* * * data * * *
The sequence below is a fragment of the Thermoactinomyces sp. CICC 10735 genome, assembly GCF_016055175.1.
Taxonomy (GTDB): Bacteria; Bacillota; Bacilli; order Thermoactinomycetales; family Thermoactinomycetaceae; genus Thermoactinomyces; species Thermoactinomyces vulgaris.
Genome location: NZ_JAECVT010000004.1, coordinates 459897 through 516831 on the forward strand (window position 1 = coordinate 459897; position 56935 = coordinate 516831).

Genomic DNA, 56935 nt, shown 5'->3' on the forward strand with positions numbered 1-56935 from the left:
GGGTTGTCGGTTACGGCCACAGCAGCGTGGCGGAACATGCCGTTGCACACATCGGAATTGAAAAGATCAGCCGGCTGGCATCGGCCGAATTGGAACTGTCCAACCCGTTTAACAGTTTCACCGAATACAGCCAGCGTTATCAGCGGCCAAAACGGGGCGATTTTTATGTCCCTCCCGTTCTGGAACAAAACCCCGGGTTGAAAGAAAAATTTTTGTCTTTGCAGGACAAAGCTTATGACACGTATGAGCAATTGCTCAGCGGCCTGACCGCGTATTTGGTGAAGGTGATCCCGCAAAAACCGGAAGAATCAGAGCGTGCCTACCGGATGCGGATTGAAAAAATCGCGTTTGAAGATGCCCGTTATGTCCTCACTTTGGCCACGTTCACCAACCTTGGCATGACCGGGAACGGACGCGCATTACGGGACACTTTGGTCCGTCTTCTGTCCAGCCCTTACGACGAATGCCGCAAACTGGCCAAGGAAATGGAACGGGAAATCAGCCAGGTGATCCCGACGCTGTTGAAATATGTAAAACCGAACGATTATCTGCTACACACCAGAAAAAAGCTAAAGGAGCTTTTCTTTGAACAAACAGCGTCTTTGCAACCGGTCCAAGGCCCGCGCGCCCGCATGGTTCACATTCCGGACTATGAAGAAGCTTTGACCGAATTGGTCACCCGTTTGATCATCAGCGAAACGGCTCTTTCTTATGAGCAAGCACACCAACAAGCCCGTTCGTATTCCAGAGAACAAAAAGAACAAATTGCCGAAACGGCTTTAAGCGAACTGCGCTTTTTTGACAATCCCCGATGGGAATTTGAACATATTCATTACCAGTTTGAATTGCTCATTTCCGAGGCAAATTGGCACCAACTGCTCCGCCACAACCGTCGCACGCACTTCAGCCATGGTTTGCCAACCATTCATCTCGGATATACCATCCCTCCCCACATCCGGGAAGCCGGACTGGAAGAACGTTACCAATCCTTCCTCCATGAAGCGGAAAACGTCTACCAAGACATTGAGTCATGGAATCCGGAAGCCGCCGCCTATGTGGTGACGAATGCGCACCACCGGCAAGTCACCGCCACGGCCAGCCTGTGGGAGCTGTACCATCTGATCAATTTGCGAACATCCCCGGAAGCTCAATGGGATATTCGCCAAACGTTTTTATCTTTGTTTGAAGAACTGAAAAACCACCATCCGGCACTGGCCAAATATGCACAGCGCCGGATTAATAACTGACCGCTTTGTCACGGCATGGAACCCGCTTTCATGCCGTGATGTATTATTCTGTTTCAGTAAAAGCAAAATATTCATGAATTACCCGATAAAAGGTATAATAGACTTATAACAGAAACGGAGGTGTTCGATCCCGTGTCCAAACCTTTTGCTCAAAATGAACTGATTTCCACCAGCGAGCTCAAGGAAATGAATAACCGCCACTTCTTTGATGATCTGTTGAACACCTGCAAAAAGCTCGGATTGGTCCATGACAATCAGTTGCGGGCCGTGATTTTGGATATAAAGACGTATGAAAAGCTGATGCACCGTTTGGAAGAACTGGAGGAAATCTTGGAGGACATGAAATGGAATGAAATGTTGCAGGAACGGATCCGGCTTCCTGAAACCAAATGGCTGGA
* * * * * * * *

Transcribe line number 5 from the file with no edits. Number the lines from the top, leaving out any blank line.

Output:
GGGTTGTCGGTTACGGCCACAGCAGCGTGGCGGAACATGCCGTTGCACACATCGGAATTGAAAAGATCAGCCGGCTGGCATCGGCCGAATTGGAACTGTCCAACCCGTTTAACAGTTTCACCGAATACAGCCAGCGTTATCAGCGGCCAAAACGGGGCGATTTTTATGTCCCTCCCGTTCTGGAACAAAACCCCGGGTTGAAAGAAAAATTTTTGTCTTTGCAGGACAAAGCTTATGACACGTATGAGCAATTGCTCAGCGGCCTGACCGCGTATTTGGTGAAGGTGATCCCGCAAAAACCGGAAGAATCAGAGCGTGCCTACCGGATGCGGATTGAAAAAATCGCGTTTGAAGATGCCCGTTATGTCCTCACTTTGGCCACGTTCACCAACCTTGGCATGACCGGGAACGGACGCGCATTACGGGACACTTTGGTCCGTCTTCTGTCCAGCCCTTACGACGAATGCCGCAAACTGGCCAAGGAAATGGAACGGGAAATCAGCCAGGTGATCCCGACGCTGTTGAAATATGTAAAACCGAACGATTATCTGCTACACACCAGAAAAAAGCTAAAGGAGCTTTTCTTTGAACAAACAGCGTCTTTGCAACCGGTCCAAGGCCCGCGCGCCCGCATGGTTCACATTCCGGACTATGAAGAAGCTTTGACCGAATTGGTCACCCGTTTGATCATCAGCGAAACGGCTCTTTCTTATGAGCAAGCACACCAACAAGCCCGTTCGTATTCCAGAGAACAAAAAGAACAAATTGCCGAAACGGCTTTAAGCGAACTGCGCTTTTTTGACAATCCCCGATGGGAATTTGAACATATTCATTACCAGTTTGAATTGCTCATTTCCGAGGCAAATTGGCACCAACTGCTCCGCCACAACCGTCGCACGCACTTCAGCCATGGTTTGCCAACCATTCATCTCGGATATACCATCCCTCCCCACATCCGGGAAGCCGGACTGGAAGAACGTTACCAATCCTTCCTCCATGAAGCGGAAAACGTCTACCAAGACATTGAGTCATGGAATCCGGAAGCCGCCGCCTATGTGGTGACGAATGCGCACCACCGGCAAGTCACCGCCACGGCCAGCCTGTGGGAGCTGTACCATCTGATCAATTTGCGAACATCCCCGGAAGCTCAATGGGATATTCGCCAAACGTTTTTATCTTTGTTTGAAGAACTGAAAAACCACCATCCGGCACTGGCCAAATATGCACAGCGCCGGATTAATAACTGACCGCTTTGTCACGGCATGGAACCCGCTTTCATGCCGTGATGTATTATTCTGTTTCAGTAAAAGCAAAATATTCATGAATTACCCGATAAAAGGTATAATAGACTTATAACAGAAACGGAGGTGTTCGATCCCGTGTCCAAACCTTTTGCTCAAAATGAACTGATTTCCACCAGCGAGCTCAAGGAAATGAATAACCGCCACTTCTTTGATGATCTGTTGAACACCTGCAAAAAGCTCGGATTGGTCCATGACAATCAGTTGCGGGCCGTGATTTTGGATATAAAGACGTATGAAAAGCTGATGCACCGTTTGGAAGAACTGGAGGAAATCTTGGAGGACATGAAATGGAATGAAATGTTGCAGGAACGGATCCGGCTTCCTGAAACCAAATGGCTGGA